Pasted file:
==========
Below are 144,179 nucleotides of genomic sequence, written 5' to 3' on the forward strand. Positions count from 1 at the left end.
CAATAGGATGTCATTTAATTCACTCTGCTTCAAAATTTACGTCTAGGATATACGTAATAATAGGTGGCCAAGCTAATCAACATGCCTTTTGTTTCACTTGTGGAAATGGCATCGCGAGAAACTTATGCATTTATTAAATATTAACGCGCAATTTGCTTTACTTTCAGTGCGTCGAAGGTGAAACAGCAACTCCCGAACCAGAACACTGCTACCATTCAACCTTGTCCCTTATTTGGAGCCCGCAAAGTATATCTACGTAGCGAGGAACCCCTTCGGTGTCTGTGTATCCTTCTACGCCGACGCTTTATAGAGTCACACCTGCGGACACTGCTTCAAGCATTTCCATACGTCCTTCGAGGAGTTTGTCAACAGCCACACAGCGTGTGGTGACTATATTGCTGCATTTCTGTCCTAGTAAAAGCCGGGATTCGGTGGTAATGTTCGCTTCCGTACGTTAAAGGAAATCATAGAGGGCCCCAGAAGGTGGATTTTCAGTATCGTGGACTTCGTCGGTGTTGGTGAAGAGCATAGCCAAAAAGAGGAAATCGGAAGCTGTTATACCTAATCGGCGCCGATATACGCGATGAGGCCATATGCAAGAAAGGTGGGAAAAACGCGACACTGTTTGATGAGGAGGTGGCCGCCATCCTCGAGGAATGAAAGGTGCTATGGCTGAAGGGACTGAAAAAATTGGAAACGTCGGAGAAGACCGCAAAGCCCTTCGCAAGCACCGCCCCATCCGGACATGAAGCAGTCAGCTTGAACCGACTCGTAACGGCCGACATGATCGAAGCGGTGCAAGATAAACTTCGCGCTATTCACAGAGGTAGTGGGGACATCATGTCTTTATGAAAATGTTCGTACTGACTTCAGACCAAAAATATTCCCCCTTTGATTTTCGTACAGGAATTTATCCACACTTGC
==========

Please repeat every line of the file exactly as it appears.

Below are 144,179 nucleotides of genomic sequence, written 5' to 3' on the forward strand. Positions count from 1 at the left end.
CAATAGGATGTCATTTAATTCACTCTGCTTCAAAATTTACGTCTAGGATATACGTAATAATAGGTGGCCAAGCTAATCAACATGCCTTTTGTTTCACTTGTGGAAATGGCATCGCGAGAAACTTATGCATTTATTAAATATTAACGCGCAATTTGCTTTACTTTCAGTGCGTCGAAGGTGAAACAGCAACTCCCGAACCAGAACACTGCTACCATTCAACCTTGTCCCTTATTTGGAGCCCGCAAAGTATATCTACGTAGCGAGGAACCCCTTCGGTGTCTGTGTATCCTTCTACGCCGACGCTTTATAGAGTCACACCTGCGGACACTGCTTCAAGCATTTCCATACGTCCTTCGAGGAGTTTGTCAACAGCCACACAGCGTGTGGTGACTATATTGCTGCATTTCTGTCCTAGTAAAAGCCGGGATTCGGTGGTAATGTTCGCTTCCGTACGTTAAAGGAAATCATAGAGGGCCCCAGAAGGTGGATTTTCAGTATCGTGGACTTCGTCGGTGTTGGTGAAGAGCATAGCCAAAAAGAGGAAATCGGAAGCTGTTATACCTAATCGGCGCCGATATACGCGATGAGGCCATATGCAAGAAAGGTGGGAAAAACGCGACACTGTTTGATGAGGAGGTGGCCGCCATCCTCGAGGAATGAAAGGTGCTATGGCTGAAGGGACTGAAAAAATTGGAAACGTCGGAGAAGACCGCAAAGCCCTTCGCAAGCACCGCCCCATCCGGACATGAAGCAGTCAGCTTGAACCGACTCGTAACGGCCGACATGATCGAAGCGGTGCAAGATAAACTTCGCGCTATTCACAGAGGTAGTGGGGACATCATGTCTTTATGAAAATGTTCGTACTGACTTCAGACCAAAAATATTCCCCCTTTGATTTTCGTACAGGAATTTATCCACACTTGC